My Business, Your Business, IT's Business

The acceptance of IT as crucial to the business is a problem that’s destined to disappear

The New Year has well and truly kicked off with a bang. It's only early 2007 and the IT industry is already laden with new vistas of grandeur. We now have access to a cornucopia of modern hardware, software and communication technology all trumpeted by the vendors as the great catalyst for business productivity.

So why in this day and age is there still talk of IT banging heads with the business all the way from the data centre to the boardroom?

The problem has more to do with the modernization of businesses and archaic leaders rather than a fundamental communications difficulty between IT and management.

Think about how much enterprise IT development over the past 50 years involved retrofitting computers and software with the aim of replacing manual processes, hence increasing productivity. Compare that with the luxury of using IT as a part of a clean sheet.

No wonder so many projects failed to deliver "value". IT was cumbersome, expensive and inflexible, closely guarded by vendors, and was framed as a cure-all solution to many people who just didn't understand what was broken in the first place. And the answer was to outsource it all to an offshore sweatshop, of course, which is another largely-untested bandwagon that only results in further erosion of the business's sovereignty.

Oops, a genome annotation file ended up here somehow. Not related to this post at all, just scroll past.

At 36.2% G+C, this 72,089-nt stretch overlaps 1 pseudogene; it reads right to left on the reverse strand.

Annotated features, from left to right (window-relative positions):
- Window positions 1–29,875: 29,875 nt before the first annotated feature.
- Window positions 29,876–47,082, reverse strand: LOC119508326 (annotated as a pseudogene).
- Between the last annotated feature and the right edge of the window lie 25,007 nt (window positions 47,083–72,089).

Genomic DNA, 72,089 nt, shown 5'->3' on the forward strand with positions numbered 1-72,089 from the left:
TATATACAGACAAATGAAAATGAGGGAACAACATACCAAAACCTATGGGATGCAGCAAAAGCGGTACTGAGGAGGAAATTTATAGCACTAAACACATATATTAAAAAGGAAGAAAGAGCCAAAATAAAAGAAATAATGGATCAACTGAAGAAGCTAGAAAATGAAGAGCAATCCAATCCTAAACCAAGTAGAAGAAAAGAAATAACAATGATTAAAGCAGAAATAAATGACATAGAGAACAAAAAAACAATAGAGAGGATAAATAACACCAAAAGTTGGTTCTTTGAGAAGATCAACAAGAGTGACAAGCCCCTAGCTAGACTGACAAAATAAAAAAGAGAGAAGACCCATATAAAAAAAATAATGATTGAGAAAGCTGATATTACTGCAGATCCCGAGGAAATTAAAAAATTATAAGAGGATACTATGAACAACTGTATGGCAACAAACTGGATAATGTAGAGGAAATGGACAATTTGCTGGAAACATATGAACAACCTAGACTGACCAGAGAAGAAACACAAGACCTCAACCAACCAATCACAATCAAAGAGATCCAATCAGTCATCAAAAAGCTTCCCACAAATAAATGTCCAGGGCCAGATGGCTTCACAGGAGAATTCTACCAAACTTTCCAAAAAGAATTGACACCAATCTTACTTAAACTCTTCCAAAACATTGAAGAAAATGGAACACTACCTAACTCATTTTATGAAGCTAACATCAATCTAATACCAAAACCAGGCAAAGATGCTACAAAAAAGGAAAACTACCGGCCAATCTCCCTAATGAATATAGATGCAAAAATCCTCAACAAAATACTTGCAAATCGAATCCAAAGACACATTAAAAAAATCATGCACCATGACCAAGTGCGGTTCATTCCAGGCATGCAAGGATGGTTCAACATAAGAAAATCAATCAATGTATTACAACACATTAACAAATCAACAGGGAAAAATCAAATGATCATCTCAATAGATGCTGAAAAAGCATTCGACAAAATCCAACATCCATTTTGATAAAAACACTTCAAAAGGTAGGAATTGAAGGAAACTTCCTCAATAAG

How can IT be possibly expected to deliver value to their enterprise when the people running the business have more knowledge of a vendor's marketing spiel than their own processes?

The disparity between technology and business management may still be a massive contributor to the failure of IT projects, but there is light at the end of the tunnel. It's only a matter of time before today's wrinkly board members are replenished with people who understand that information management is a pillar of the business, not a department.

As technology touches our everyday lives from ever-younger ages, people simply won't make it to management roles, or any other positions of authority, without being cognizant of IT's role as a business enabler.

When that happens, the whole concept of an IT-ignorant board will be nothing more than a legend told to graduate interns.

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